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Bart Weetjens

Though it may sound like the plot of science fiction film, Bart Weetjens is giving rats a new image by training them to save lives in the death-defying business of mine detection.


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Bart Weetjens
“We sometimes encounter resistance, but generally after people have learned about the work or seen the rats in action, their perceptions change.”

​As an adult, Bart studied product development engineering at Antwerp University, and it was while developing a soybean-threshing machine for rural communities in the Democratic Republic of Congo that he became aware of the threat posed by remnant landmines in Africa. Hundreds of thousands of people were killed or severed from their homes and food sources every year, devastating communities and limiting development and commerce. Bart began working on a new project that would help with the reduction of landmines — one that would bring the beloved animals of his childhood back into his life again.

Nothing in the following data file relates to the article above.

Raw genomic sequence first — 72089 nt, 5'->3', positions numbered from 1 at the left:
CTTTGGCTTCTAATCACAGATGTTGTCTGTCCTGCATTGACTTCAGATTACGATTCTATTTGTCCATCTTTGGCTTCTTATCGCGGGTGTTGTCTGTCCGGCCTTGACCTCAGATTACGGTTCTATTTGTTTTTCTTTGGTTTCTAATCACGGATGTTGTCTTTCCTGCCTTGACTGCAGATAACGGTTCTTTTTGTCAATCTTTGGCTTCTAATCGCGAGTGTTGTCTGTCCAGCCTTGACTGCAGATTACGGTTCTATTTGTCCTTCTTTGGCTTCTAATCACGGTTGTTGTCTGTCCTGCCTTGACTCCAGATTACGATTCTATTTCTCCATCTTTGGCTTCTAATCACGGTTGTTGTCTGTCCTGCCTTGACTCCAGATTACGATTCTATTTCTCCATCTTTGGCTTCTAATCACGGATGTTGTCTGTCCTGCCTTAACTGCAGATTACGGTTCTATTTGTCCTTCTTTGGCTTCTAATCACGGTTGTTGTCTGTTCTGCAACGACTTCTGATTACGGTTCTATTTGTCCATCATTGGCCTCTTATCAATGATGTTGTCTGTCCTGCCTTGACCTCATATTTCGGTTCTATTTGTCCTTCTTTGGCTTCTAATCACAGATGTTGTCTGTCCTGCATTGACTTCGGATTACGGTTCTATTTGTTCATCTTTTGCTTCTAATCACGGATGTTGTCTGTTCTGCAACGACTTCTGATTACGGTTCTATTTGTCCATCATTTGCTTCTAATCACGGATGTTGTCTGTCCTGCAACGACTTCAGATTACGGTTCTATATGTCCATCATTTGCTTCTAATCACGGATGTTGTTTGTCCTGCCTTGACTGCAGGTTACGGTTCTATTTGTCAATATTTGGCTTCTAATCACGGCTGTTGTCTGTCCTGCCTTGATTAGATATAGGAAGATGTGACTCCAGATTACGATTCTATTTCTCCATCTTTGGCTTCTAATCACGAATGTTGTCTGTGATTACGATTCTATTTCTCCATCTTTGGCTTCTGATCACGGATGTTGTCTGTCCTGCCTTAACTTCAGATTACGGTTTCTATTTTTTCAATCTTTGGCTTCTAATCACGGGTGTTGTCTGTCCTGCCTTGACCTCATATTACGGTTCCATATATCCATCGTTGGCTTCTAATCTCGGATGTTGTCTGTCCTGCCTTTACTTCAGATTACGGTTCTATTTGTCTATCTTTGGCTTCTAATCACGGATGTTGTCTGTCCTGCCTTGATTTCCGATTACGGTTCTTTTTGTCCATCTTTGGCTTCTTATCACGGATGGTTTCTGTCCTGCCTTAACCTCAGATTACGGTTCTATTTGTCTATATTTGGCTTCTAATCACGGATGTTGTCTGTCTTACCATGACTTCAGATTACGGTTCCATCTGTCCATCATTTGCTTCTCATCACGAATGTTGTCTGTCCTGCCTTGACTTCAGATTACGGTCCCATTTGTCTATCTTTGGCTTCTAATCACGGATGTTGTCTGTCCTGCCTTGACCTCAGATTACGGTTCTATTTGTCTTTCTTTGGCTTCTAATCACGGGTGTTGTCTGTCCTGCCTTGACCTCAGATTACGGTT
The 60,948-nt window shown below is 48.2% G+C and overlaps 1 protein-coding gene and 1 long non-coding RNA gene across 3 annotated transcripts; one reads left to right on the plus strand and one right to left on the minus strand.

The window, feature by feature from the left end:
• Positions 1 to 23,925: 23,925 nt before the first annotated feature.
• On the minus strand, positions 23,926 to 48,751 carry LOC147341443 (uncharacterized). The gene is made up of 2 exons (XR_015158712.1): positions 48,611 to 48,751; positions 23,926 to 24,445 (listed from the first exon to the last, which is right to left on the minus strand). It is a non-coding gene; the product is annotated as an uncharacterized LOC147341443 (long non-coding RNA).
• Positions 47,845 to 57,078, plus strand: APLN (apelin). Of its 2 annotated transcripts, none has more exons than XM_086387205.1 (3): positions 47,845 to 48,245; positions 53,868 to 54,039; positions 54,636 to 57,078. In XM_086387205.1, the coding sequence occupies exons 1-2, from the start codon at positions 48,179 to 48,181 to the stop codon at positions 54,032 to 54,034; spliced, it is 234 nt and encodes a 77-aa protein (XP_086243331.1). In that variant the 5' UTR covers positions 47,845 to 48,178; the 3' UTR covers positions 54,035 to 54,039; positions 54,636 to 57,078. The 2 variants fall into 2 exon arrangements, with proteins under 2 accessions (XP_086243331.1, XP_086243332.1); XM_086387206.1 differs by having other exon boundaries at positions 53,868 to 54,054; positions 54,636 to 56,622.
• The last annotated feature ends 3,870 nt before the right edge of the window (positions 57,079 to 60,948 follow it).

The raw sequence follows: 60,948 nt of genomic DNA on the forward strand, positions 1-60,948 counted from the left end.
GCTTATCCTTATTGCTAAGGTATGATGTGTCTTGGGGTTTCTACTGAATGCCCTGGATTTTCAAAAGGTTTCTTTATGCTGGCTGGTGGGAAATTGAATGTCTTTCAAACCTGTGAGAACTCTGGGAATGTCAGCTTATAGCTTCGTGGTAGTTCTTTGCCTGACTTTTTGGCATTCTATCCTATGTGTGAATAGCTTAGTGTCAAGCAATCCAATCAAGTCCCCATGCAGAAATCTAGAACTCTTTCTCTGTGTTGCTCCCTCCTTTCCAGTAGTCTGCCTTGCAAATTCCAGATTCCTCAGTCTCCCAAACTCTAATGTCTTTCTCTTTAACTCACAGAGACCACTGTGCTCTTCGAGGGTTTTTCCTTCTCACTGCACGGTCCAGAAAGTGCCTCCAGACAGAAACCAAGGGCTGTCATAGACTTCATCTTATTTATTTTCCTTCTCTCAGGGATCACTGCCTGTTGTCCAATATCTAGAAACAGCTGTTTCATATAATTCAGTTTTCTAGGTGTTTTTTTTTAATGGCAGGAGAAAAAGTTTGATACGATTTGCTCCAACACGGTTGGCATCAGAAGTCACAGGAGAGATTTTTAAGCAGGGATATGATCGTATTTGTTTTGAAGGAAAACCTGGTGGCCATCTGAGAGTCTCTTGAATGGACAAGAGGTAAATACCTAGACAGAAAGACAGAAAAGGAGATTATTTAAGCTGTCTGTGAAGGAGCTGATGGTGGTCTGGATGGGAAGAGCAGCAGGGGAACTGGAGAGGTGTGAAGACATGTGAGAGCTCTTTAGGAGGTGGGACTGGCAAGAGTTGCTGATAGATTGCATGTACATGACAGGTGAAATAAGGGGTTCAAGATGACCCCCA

The available methods of landmine removal are challengingly slow and astronomically costly, including the use of mine detection dogs, which are expensive, bonded to one trainer, and heavy enough to set off the landmines. Bart’s early experience raising rats gave him the idea to substitute them for dogs. “Training a mine detection rat can cost one-third to one-fifth the amount of training a mine detection dog,” he says, though he affirms that they see “mine detection rats and dogs as complimentary tools in the de-mining toolbox.”

Moving his operation from a testing facility in Belgium to Tanzania, he founded Apopo and successfully trained the native African Giant Pouched rat — Chihuahua-like in stature — to sniff out explosives. Though the rodents were met with some hesitance, Bart has persevered in what he describes as a “role [that] is challenging people’s perceptions and opening their eyes to alternative detection methods for limited-resource settings.” With both impressive speed and extraordinary affordability, the proof is in the results: Bart’s rats have opened nearly half a million square meters of land. He has also trained the aptly named “HeroRATs” to identify tuberculosis, sparing people injury, illness, and death with one quick sniff.